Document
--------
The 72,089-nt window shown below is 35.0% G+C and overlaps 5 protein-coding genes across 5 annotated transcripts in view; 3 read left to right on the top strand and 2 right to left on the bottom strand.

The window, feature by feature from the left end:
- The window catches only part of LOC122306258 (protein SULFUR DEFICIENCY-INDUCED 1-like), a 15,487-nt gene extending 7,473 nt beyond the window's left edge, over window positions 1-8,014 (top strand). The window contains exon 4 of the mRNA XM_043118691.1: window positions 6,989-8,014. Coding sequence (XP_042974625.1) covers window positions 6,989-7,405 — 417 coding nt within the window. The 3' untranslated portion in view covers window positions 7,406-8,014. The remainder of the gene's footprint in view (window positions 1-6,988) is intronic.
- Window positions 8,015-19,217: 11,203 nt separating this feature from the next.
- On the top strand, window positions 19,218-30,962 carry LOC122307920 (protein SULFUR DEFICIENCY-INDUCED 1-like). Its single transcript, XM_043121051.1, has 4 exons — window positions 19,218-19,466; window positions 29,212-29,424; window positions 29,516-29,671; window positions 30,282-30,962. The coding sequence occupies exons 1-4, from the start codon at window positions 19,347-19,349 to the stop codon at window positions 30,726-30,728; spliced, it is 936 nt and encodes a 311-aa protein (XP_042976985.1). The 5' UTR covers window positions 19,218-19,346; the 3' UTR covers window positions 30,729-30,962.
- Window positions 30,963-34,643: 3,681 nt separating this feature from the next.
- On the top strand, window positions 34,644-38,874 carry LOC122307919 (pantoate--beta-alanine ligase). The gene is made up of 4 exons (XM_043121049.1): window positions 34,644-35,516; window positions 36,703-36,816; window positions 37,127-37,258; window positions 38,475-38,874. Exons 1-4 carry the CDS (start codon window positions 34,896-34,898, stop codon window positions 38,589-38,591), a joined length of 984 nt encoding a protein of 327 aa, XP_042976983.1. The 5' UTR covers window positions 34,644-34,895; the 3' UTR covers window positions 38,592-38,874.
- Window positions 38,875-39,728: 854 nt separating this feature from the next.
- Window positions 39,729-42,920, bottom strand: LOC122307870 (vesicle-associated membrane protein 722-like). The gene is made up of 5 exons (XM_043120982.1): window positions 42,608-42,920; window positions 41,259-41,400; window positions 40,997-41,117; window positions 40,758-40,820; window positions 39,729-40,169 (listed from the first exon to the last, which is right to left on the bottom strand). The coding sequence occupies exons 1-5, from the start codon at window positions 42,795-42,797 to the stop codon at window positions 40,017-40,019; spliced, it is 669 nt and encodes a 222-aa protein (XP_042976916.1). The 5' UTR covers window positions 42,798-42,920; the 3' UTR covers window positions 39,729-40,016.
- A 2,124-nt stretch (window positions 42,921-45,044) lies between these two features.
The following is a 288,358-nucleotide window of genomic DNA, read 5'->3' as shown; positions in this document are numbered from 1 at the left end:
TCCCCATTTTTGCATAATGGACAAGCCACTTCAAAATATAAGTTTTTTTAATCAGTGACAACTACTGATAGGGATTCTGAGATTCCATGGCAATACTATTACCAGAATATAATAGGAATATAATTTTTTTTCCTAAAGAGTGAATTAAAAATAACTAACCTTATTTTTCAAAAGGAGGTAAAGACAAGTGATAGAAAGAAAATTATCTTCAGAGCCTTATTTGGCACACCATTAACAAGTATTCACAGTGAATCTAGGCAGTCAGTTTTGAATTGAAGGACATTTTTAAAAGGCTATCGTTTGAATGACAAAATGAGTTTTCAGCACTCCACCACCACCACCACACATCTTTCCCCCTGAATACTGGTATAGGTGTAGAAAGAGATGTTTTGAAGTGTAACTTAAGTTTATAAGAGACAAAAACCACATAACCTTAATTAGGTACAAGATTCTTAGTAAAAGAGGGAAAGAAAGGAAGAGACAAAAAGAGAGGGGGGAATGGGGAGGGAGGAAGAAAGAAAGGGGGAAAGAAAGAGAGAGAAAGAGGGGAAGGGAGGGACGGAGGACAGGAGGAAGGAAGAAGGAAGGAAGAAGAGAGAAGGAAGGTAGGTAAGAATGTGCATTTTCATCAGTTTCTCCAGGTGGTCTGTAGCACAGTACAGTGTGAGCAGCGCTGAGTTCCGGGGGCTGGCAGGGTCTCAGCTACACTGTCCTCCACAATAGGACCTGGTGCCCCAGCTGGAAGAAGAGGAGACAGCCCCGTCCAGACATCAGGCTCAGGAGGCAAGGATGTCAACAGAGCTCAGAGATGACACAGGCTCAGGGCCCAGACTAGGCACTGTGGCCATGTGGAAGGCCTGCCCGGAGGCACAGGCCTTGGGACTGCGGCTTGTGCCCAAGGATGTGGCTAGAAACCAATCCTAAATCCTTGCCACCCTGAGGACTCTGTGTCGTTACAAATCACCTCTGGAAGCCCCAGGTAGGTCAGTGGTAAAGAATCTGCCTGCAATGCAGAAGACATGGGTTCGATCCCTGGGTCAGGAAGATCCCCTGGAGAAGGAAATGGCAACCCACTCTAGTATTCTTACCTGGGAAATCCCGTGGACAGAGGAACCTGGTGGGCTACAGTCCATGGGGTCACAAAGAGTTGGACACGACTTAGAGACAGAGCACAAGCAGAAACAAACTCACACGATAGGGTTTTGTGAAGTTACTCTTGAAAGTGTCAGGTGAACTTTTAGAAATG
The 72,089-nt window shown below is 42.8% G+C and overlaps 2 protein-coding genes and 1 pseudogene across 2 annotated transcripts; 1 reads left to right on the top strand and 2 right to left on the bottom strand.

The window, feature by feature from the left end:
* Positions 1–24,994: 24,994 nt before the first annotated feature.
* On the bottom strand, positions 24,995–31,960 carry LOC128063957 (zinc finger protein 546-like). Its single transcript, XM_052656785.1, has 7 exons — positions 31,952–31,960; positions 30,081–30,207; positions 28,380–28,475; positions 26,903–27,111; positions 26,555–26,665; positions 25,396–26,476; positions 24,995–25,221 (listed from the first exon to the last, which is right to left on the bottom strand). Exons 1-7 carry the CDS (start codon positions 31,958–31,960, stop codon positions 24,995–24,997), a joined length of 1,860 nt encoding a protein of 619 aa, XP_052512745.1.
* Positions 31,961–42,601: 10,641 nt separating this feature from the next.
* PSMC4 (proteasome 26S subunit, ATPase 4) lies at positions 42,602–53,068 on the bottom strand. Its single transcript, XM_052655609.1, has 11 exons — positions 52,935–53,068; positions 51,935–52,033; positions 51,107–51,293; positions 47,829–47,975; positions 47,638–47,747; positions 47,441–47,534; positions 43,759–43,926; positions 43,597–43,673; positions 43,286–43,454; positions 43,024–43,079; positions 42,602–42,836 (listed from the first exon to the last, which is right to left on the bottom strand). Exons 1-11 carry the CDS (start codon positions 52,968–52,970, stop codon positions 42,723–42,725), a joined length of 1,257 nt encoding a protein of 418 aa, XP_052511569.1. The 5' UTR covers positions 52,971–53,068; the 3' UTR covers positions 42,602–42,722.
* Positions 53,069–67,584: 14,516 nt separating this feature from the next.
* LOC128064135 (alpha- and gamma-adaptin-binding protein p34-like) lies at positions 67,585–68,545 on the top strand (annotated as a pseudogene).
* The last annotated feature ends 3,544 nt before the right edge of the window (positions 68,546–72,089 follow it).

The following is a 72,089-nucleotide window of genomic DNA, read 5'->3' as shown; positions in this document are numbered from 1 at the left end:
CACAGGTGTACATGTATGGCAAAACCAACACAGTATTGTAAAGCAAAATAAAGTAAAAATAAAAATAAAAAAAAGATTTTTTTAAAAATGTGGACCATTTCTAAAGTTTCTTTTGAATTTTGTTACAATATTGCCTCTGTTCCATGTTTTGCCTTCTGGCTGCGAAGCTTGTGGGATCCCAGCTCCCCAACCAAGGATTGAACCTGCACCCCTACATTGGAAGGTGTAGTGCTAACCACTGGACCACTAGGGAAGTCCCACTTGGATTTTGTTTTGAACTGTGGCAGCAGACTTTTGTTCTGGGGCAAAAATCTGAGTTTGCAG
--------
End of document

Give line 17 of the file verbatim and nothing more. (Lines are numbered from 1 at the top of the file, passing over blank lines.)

* Positions 31,961–42,601: 10,641 nt separating this feature from the next.